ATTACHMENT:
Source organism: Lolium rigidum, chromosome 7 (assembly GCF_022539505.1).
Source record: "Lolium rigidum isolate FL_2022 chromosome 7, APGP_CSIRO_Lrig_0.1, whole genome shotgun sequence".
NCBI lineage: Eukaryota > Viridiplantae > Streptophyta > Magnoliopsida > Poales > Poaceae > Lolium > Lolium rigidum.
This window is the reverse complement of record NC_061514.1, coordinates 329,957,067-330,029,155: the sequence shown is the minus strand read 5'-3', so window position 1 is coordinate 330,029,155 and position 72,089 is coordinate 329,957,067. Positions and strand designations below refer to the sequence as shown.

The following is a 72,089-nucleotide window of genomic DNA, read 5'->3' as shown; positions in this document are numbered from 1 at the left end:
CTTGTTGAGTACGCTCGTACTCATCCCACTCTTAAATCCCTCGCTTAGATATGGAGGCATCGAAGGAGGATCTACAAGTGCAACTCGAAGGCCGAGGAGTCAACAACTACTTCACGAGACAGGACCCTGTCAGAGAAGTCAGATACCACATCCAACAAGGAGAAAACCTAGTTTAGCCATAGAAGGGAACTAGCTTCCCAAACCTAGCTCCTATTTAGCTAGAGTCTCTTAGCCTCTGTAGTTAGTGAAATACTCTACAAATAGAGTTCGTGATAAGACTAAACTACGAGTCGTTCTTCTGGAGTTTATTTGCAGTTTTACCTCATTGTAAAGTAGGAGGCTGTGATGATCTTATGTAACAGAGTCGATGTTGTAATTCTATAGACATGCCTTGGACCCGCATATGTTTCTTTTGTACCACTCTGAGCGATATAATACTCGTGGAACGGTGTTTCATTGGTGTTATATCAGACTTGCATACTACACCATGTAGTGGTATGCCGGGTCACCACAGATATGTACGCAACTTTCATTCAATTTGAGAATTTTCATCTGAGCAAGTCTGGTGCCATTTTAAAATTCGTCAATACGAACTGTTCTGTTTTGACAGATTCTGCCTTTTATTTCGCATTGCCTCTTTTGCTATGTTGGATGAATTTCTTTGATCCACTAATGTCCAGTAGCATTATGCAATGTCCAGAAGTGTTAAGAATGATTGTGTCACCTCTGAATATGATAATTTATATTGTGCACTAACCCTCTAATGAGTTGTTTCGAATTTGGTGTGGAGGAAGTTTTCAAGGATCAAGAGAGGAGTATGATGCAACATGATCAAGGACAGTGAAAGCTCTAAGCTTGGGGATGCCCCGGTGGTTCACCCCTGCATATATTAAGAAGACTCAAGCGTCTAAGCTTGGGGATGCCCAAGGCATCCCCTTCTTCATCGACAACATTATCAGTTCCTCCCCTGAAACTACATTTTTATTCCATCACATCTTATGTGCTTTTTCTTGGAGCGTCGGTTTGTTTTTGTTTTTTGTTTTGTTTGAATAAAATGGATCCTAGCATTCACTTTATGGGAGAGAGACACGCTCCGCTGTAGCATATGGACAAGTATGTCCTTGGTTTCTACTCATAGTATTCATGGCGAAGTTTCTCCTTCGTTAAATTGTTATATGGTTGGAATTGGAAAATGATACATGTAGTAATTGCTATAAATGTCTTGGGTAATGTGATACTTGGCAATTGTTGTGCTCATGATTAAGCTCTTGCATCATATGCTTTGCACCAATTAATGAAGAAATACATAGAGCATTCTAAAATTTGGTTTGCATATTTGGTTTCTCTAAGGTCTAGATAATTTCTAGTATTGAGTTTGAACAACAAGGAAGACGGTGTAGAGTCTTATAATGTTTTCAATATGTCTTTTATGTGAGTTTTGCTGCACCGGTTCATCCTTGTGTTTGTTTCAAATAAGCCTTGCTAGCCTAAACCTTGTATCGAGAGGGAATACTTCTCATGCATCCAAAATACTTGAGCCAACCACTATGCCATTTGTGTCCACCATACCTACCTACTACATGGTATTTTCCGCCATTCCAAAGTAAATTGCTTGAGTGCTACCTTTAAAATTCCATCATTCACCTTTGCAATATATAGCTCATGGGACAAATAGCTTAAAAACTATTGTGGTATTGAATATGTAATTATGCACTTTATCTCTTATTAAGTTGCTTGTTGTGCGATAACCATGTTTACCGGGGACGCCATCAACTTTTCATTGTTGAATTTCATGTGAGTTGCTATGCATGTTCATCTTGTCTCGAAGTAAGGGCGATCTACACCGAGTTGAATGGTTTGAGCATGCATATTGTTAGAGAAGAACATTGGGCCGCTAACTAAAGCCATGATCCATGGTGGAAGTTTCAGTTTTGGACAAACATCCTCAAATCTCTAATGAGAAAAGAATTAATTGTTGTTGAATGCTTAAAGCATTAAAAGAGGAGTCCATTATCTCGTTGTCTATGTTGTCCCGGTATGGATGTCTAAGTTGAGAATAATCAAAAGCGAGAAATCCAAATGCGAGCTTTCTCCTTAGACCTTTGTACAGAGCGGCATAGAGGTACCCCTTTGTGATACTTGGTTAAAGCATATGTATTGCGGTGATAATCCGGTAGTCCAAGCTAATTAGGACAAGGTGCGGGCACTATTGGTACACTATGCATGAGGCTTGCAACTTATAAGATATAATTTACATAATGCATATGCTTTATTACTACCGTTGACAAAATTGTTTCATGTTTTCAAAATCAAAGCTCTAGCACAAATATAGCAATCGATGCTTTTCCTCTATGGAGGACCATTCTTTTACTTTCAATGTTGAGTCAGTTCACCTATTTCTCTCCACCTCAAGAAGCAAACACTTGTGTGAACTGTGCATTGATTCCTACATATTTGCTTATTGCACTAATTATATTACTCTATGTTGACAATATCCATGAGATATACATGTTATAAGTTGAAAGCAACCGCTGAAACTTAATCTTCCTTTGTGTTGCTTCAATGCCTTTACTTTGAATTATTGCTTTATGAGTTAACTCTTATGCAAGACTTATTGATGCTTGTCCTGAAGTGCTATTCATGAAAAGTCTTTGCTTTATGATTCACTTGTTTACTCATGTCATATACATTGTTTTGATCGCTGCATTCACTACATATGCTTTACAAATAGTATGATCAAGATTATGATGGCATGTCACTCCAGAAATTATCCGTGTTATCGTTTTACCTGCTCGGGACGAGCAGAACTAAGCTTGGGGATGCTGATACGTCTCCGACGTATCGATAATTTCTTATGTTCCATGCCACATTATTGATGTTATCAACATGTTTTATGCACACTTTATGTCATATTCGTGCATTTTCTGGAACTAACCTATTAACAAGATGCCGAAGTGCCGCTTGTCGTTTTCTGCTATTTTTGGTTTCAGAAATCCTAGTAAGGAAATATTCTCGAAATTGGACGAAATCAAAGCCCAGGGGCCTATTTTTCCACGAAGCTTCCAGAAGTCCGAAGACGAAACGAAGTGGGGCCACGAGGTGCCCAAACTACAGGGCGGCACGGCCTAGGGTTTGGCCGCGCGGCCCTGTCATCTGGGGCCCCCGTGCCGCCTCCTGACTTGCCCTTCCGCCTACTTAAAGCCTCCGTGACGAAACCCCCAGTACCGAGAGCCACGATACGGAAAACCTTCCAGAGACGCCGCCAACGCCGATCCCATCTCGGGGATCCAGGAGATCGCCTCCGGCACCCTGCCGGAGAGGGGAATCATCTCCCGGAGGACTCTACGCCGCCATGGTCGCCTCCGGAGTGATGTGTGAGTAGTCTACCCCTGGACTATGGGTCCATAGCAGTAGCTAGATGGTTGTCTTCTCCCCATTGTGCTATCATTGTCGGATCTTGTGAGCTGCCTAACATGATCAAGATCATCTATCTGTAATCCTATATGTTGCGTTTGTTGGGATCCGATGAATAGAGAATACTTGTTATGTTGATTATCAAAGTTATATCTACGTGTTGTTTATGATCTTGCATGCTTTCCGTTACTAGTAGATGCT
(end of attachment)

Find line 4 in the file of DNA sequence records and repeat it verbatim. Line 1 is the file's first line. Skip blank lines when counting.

This window is the reverse complement of record NC_061514.1, coordinates 329,957,067-330,029,155: the sequence shown is the minus strand read 5'-3', so window position 1 is coordinate 330,029,155 and position 72,089 is coordinate 329,957,067. Positions and strand designations below refer to the sequence as shown.